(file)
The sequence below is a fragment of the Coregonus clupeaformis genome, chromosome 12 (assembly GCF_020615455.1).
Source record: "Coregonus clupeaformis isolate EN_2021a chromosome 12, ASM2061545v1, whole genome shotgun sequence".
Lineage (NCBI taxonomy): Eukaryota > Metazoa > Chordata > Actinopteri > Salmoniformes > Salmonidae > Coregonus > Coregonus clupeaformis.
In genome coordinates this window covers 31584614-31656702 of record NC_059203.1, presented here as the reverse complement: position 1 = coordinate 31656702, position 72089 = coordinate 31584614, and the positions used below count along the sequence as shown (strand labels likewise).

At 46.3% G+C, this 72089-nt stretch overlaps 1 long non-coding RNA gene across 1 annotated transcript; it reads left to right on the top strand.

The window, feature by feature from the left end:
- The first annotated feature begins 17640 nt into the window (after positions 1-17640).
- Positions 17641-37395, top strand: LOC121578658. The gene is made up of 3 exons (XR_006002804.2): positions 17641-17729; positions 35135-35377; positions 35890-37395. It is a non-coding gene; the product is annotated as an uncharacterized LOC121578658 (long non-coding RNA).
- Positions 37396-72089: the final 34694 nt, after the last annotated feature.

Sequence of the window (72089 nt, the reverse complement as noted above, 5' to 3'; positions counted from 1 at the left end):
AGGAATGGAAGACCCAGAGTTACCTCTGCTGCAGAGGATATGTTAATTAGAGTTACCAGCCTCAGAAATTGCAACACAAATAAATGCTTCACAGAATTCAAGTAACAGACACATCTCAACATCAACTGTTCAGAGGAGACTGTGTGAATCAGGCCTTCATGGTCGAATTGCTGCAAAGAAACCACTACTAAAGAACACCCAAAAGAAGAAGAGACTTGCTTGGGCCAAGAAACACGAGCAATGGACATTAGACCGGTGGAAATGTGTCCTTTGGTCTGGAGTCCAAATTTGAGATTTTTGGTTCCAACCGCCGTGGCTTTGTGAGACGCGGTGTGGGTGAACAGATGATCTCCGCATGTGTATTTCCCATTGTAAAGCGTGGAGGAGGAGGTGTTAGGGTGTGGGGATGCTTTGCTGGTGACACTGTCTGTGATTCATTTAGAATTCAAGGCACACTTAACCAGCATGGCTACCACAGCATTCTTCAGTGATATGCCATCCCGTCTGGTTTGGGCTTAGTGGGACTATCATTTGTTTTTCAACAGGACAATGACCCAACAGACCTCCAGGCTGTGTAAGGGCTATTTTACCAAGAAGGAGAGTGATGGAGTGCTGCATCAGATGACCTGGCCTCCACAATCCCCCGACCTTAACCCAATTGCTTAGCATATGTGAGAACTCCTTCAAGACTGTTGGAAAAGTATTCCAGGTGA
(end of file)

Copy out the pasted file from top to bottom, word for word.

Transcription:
The sequence below is a fragment of the Coregonus clupeaformis genome, chromosome 12 (assembly GCF_020615455.1).
Source record: "Coregonus clupeaformis isolate EN_2021a chromosome 12, ASM2061545v1, whole genome shotgun sequence".
Lineage (NCBI taxonomy): Eukaryota > Metazoa > Chordata > Actinopteri > Salmoniformes > Salmonidae > Coregonus > Coregonus clupeaformis.
In genome coordinates this window covers 31584614-31656702 of record NC_059203.1, presented here as the reverse complement: position 1 = coordinate 31656702, position 72089 = coordinate 31584614, and the positions used below count along the sequence as shown (strand labels likewise).

At 46.3% G+C, this 72089-nt stretch overlaps 1 long non-coding RNA gene across 1 annotated transcript; it reads left to right on the top strand.

The window, feature by feature from the left end:
- The first annotated feature begins 17640 nt into the window (after positions 1-17640).
- Positions 17641-37395, top strand: LOC121578658. The gene is made up of 3 exons (XR_006002804.2): positions 17641-17729; positions 35135-35377; positions 35890-37395. It is a non-coding gene; the product is annotated as an uncharacterized LOC121578658 (long non-coding RNA).
- Positions 37396-72089: the final 34694 nt, after the last annotated feature.

Sequence of the window (72089 nt, the reverse complement as noted above, 5' to 3'; positions counted from 1 at the left end):
AGGAATGGAAGACCCAGAGTTACCTCTGCTGCAGAGGATATGTTAATTAGAGTTACCAGCCTCAGAAATTGCAACACAAATAAATGCTTCACAGAATTCAAGTAACAGACACATCTCAACATCAACTGTTCAGAGGAGACTGTGTGAATCAGGCCTTCATGGTCGAATTGCTGCAAAGAAACCACTACTAAAGAACACCCAAAAGAAGAAGAGACTTGCTTGGGCCAAGAAACACGAGCAATGGACATTAGACCGGTGGAAATGTGTCCTTTGGTCTGGAGTCCAAATTTGAGATTTTTGGTTCCAACCGCCGTGGCTTTGTGAGACGCGGTGTGGGTGAACAGATGATCTCCGCATGTGTATTTCCCATTGTAAAGCGTGGAGGAGGAGGTGTTAGGGTGTGGGGATGCTTTGCTGGTGACACTGTCTGTGATTCATTTAGAATTCAAGGCACACTTAACCAGCATGGCTACCACAGCATTCTTCAGTGATATGCCATCCCGTCTGGTTTGGGCTTAGTGGGACTATCATTTGTTTTTCAACAGGACAATGACCCAACAGACCTCCAGGCTGTGTAAGGGCTATTTTACCAAGAAGGAGAGTGATGGAGTGCTGCATCAGATGACCTGGCCTCCACAATCCCCCGACCTTAACCCAATTGCTTAGCATATGTGAGAACTCCTTCAAGACTGTTGGAAAAGTATTCCAGGTGA